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    The changing phase of Indian handicrafts

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    In the pre-Independence era, an artisan’s job was confined to putting all his sweat and blood into producing a piece of craft, without his talent getting much recognition in the society. Moreover, what was starker was the role played by middlemen who usually grabbed the major portion of profit. There was a strong need for a government agency to combat this evil. More so, there was a need for preservation of cultural heritage.
    Ira Mehra unearths the endeavours that have kept the movement going, despite its star-crossed fate.

    In 1952, the All India Handicrafts Board was set up under the ministry of textiles. It was established with the mission of creating employment opportunities to achieve higher standards of living for the craftspeople. “We strive to achieve qualitative improvement in production and increased productivity of artisans for augmentation of their incomes, and for that we come in direct contact with non-government organisations as well as the artisans themselves,” says Sanjay Agarwal, development commissioner, Handicrafts.

    Next to the agricultural sector, it is the village and small industries (VSI) sector that provides the greatest employment opportunities in a developing country like India. Thus, an integrated income generation programme becomes a necessity in the handicrafts sector to support the survival of many.

    Dastkari Haat Samiti, an initiative taken by Jaya Jaitley in 1985 in New Delhi, is a not-for-profit association registered under the Societies Registration Act, 1860. It is a nationwide association that has provided a common platform to artisans all over India to showcase their craft. Jaitley believes that there is still a huge market for handmade products. According to her, more than the technical training, artisans are taught how to craft a product according to the tastes and preferences of the contemporary market, without bringing about too many alterations in the originality and traditional value of the craft. “Basically, the craftspeople don’t require much of technical guidance. What is required is how to translate their knowledge into products that will sell in today’s market,” asserts Jaitley, president, Dastkari Haat Samiti.

    The Samiti organises various exhibitions, haats and bazaars across the country to enable the craftsmen to come directly in contact with buyers. Dilli Haat, an innovative marketing infrastructure for traditional artisans, is one such major step taken by Jaya Jaitley in this regard. Set up in 1994, Dilli Haat has brought together about 50,000 small crafts producers to sell their products directly to about 1.5 million customers till now. “Bazaars bring craftspeople directly in touch with a wide variety of customers to create personal contacts, gain better knowledge of the various market segments, and expand their marketing base with increased confidence,” says Jaitley.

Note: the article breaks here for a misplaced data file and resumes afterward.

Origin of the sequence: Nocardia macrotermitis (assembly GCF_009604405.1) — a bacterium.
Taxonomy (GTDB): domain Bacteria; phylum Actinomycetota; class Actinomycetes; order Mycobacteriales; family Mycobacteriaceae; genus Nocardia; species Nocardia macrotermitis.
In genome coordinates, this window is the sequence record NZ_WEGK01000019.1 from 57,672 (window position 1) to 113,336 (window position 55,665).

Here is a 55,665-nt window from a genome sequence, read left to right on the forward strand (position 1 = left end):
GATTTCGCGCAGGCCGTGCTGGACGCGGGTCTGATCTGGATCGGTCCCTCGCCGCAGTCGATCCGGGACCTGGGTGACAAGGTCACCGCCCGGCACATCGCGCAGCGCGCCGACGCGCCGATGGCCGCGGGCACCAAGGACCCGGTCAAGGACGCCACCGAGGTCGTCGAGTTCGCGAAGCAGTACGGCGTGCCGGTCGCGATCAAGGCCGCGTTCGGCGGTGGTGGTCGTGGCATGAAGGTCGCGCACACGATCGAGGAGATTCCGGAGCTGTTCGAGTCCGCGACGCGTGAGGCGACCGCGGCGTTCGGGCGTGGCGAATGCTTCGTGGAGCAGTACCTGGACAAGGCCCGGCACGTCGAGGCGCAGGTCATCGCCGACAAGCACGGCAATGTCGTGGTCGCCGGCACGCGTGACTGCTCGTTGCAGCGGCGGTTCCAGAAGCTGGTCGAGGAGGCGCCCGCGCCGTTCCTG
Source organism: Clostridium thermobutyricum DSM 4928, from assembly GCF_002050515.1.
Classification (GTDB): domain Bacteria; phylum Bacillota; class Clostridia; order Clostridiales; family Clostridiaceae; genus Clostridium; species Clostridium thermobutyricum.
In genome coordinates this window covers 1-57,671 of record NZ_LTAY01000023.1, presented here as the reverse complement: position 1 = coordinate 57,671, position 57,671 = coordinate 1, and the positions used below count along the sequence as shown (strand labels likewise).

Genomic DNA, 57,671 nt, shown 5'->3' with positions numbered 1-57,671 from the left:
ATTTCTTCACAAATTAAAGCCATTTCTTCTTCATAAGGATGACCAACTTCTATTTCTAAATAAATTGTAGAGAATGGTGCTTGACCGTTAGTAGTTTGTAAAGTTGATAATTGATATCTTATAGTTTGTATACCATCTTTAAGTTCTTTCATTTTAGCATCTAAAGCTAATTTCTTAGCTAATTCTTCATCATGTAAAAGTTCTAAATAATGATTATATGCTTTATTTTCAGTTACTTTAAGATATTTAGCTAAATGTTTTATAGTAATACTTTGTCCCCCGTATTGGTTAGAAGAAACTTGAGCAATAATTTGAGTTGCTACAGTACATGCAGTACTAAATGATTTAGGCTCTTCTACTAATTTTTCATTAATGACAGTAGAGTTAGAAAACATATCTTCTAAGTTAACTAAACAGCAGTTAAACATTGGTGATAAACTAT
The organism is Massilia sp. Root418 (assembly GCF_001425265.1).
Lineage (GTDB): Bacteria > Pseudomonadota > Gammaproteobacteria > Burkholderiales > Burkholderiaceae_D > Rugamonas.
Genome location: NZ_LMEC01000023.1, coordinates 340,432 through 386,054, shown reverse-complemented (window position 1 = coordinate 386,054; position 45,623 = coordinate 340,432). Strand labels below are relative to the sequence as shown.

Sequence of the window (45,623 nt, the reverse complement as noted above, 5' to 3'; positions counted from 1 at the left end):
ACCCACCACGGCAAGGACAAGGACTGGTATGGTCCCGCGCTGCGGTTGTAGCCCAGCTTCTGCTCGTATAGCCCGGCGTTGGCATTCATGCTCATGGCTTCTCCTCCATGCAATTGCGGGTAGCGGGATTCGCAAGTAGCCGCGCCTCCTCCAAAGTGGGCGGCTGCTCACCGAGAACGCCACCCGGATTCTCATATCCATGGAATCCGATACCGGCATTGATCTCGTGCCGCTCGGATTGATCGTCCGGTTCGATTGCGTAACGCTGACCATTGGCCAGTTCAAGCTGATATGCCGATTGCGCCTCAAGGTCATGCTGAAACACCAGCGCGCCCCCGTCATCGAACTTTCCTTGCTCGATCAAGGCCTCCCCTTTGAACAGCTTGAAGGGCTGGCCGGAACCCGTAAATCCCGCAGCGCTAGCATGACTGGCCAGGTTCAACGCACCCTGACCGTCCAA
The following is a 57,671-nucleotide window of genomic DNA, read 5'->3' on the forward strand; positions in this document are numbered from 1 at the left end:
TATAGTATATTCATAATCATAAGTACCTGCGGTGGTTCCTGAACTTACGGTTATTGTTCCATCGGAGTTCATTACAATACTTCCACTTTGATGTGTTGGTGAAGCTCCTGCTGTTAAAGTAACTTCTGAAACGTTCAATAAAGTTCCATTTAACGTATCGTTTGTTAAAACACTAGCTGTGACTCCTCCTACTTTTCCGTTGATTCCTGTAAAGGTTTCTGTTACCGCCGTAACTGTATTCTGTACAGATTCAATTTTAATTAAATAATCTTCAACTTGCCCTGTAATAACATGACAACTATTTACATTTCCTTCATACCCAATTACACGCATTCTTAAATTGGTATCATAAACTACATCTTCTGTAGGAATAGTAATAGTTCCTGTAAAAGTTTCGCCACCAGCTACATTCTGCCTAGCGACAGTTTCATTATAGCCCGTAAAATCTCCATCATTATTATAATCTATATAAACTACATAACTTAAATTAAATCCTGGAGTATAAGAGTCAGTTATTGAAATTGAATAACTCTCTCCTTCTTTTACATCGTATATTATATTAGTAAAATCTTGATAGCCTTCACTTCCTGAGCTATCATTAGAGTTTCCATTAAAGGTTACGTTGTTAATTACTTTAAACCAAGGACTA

On the other hand, there is a totally different picture presented by certain artisans who are the members of some non-government organisations. Although the ministry and the NGOs claim that they have been successful to a great extent in improving the standard of living of these artisans, the artisans themselves are not very satisfied with the progress. “Day by day, the rentals are rising, and so are the costs of transportation and raw materials. It’s very difficult for us to keep up with the rising cost of production as we have to pay out of our own pockets,” voices Shiv Kumar, an artisan of Orissa’s tribal craft.

    Despite tremendous efforts being made in the area of social empowerment and technological upgradation of craftspeople by the ministry as well as the NGOs, there are loopholes still. Some craftspeople even consider closing down their business. “The grants provided by the ministry do not reach us. There are many organisations that reap away the profits earned by us. The net profit is so meagre that we find it really tough to make ends meet, and can’t even think of passing on the business to our children. We tell you the reality we are facing,” says Rahim Khan, a craftsman at a bazaar.